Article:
Common Partners 2Xnm to be gate-last
Ever since Intel pulled Gordon Moore out of retirement to declare that high-k metal-gate (HKMG) transistors were the biggest change to hit the IC industry since the the MOSFET, there has been a battle between Intel and IBM as to which way to go. Intel started at the 4Xnm node with gate-last processing, in which the transistor gate is made after high-temperature anneals, and will continue to use gate-last at 3Xnm and 2Xnm nodes. IBM et al. kept SiON gates at 4Xnm, decided to go with gate-first HKMG at 3Xnm, but has now admitted to rumors that 2Xnm will require a reversal of direction to gate-last.
At the Common Platform (CP) Technology Day in Santa Clara, California last month, representatives of foundry-partners BM, Samsung, and GlobalFoundries discussed the rational for switching between gate-first at 3Xnm and gate-last at 2Xnm. In general, gate-last flows add in two new CMP process steps, while gate-first flows add complexity to the existing process steps. However, gate-last requires relatively greater restrictions on the design rules and re-design of circuitry, such that the areas of chips may increase by 10-20% compared to gate-first. Thus gate-first at 3Xnm can promise a greater number of chips/wafer.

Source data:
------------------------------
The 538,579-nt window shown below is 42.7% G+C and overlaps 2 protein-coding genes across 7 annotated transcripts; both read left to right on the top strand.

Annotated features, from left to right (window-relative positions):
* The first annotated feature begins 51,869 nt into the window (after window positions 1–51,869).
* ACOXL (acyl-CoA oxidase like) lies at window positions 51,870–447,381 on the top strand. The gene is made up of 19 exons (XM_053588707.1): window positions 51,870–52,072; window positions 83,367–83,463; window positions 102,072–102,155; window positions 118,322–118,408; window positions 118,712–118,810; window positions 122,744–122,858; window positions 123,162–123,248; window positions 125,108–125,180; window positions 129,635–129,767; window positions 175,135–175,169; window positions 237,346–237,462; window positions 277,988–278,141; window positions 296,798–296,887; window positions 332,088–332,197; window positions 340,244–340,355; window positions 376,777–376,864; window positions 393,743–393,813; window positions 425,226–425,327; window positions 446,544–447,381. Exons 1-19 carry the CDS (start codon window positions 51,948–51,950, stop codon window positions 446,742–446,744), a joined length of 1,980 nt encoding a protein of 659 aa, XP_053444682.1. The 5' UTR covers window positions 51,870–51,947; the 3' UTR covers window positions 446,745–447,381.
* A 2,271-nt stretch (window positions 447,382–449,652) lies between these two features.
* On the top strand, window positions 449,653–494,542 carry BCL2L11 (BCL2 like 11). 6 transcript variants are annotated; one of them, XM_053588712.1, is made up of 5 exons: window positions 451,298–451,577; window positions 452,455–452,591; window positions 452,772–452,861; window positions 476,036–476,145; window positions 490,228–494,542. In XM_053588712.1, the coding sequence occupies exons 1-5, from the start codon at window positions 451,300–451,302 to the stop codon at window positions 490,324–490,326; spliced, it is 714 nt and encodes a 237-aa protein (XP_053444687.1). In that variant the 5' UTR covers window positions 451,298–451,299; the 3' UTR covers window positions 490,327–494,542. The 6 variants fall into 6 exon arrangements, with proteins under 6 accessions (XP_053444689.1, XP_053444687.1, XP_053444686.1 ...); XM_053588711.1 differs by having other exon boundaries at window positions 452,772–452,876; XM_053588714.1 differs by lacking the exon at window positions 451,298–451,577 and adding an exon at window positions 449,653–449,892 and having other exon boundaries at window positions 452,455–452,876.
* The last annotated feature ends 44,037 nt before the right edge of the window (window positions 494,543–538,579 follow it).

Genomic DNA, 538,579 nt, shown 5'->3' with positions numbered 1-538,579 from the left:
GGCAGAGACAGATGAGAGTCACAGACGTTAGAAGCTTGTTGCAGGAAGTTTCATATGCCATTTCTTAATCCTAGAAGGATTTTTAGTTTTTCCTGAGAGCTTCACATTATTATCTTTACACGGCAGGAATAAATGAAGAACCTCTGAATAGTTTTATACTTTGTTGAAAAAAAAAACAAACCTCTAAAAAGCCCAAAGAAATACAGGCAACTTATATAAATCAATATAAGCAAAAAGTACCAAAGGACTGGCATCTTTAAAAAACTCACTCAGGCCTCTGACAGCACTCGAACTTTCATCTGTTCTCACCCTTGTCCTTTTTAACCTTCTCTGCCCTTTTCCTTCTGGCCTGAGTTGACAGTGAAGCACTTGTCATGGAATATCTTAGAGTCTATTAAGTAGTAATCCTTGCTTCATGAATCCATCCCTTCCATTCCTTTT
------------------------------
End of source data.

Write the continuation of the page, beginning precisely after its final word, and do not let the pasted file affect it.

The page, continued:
Gate-first at 3Xnm allows for design cost savings when shrinking 4Xnm SiON chips, since poly-jogs and other 2D shapes may still be used. In contrast, 3Xnm gate-last mandates use of extremely restrictive design rules (RDR) such that only 1D line segments may be used in any one layer. RDRs impose additional design costs and final chip area penalties, though generally providing improved fab yield. Since most Intel chips are designed internally, the company can tightly integrate design and manufacturing teams and so can more easily work with RDR compared to others.
Why now plan to use gate-last at 2Xnm? The lithographic process window is stuck with immersion-193nm illumination, such that 2D shapes cannot be formed at 2Xnm. “In density, for 32/28nm gate-first was the best. Different things happen at 20nm, and we had to do local interconnects, so the RDRs limited density,” explained Gary Patton, IBM vice president of semiconductor R&D.
Meanwhile, TSMC will continue to use gate-last at both nodes, potentially saving design costs for shrinks between nodes. Rival foundry UMC, with a hybrid “first+last” flow announced for 3Xnm, will presumably follow with gate-last for 2Xnm. –Ed Korczynski